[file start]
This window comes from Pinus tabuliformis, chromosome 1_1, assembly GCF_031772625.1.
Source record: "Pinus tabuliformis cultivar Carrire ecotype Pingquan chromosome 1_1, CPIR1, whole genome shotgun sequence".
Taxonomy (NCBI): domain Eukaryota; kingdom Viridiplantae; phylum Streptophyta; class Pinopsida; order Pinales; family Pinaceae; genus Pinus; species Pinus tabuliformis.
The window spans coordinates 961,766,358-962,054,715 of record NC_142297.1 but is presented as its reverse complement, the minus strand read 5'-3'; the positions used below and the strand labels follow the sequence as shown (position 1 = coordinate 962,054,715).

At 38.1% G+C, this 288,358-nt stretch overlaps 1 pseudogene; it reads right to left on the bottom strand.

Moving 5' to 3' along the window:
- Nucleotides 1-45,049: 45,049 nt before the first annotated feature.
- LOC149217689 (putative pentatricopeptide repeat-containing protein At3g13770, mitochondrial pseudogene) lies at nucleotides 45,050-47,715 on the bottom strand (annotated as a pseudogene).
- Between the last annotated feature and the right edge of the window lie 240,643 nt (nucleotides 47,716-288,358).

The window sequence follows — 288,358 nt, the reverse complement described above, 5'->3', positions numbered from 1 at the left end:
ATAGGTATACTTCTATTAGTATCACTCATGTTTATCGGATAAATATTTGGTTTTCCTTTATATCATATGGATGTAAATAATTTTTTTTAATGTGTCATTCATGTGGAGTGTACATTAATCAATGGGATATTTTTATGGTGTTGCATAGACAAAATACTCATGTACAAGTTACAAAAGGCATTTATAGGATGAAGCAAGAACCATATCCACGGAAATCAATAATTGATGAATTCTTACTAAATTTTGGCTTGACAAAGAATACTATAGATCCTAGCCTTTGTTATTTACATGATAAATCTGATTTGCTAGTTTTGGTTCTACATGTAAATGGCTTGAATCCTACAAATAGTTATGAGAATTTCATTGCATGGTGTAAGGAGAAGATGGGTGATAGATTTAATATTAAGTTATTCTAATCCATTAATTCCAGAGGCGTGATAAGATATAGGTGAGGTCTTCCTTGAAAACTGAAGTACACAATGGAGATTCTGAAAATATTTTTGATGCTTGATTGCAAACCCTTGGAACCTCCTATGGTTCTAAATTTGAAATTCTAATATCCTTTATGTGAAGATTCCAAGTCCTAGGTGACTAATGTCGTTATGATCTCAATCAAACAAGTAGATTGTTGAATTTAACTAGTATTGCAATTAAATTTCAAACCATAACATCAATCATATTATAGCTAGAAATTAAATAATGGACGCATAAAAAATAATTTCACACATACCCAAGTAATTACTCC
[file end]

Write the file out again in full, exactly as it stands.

This window comes from Pinus tabuliformis, chromosome 1_1, assembly GCF_031772625.1.
Source record: "Pinus tabuliformis cultivar Carrire ecotype Pingquan chromosome 1_1, CPIR1, whole genome shotgun sequence".
Taxonomy (NCBI): domain Eukaryota; kingdom Viridiplantae; phylum Streptophyta; class Pinopsida; order Pinales; family Pinaceae; genus Pinus; species Pinus tabuliformis.
The window spans coordinates 961,766,358-962,054,715 of record NC_142297.1 but is presented as its reverse complement, the minus strand read 5'-3'; the positions used below and the strand labels follow the sequence as shown (position 1 = coordinate 962,054,715).

At 38.1% G+C, this 288,358-nt stretch overlaps 1 pseudogene; it reads right to left on the bottom strand.

Moving 5' to 3' along the window:
- Nucleotides 1-45,049: 45,049 nt before the first annotated feature.
- LOC149217689 (putative pentatricopeptide repeat-containing protein At3g13770, mitochondrial pseudogene) lies at nucleotides 45,050-47,715 on the bottom strand (annotated as a pseudogene).
- Between the last annotated feature and the right edge of the window lie 240,643 nt (nucleotides 47,716-288,358).

The window sequence follows — 288,358 nt, the reverse complement described above, 5'->3', positions numbered from 1 at the left end:
ATAGGTATACTTCTATTAGTATCACTCATGTTTATCGGATAAATATTTGGTTTTCCTTTATATCATATGGATGTAAATAATTTTTTTTAATGTGTCATTCATGTGGAGTGTACATTAATCAATGGGATATTTTTATGGTGTTGCATAGACAAAATACTCATGTACAAGTTACAAAAGGCATTTATAGGATGAAGCAAGAACCATATCCACGGAAATCAATAATTGATGAATTCTTACTAAATTTTGGCTTGACAAAGAATACTATAGATCCTAGCCTTTGTTATTTACATGATAAATCTGATTTGCTAGTTTTGGTTCTACATGTAAATGGCTTGAATCCTACAAATAGTTATGAGAATTTCATTGCATGGTGTAAGGAGAAGATGGGTGATAGATTTAATATTAAGTTATTCTAATCCATTAATTCCAGAGGCGTGATAAGATATAGGTGAGGTCTTCCTTGAAAACTGAAGTACACAATGGAGATTCTGAAAATATTTTTGATGCTTGATTGCAAACCCTTGGAACCTCCTATGGTTCTAAATTTGAAATTCTAATATCCTTTATGTGAAGATTCCAAGTCCTAGGTGACTAATGTCGTTATGATCTCAATCAAACAAGTAGATTGTTGAATTTAACTAGTATTGCAATTAAATTTCAAACCATAACATCAATCATATTATAGCTAGAAATTAAATAATGGACGCATAAAAAATAATTTCACACATACCCAAGTAATTACTCC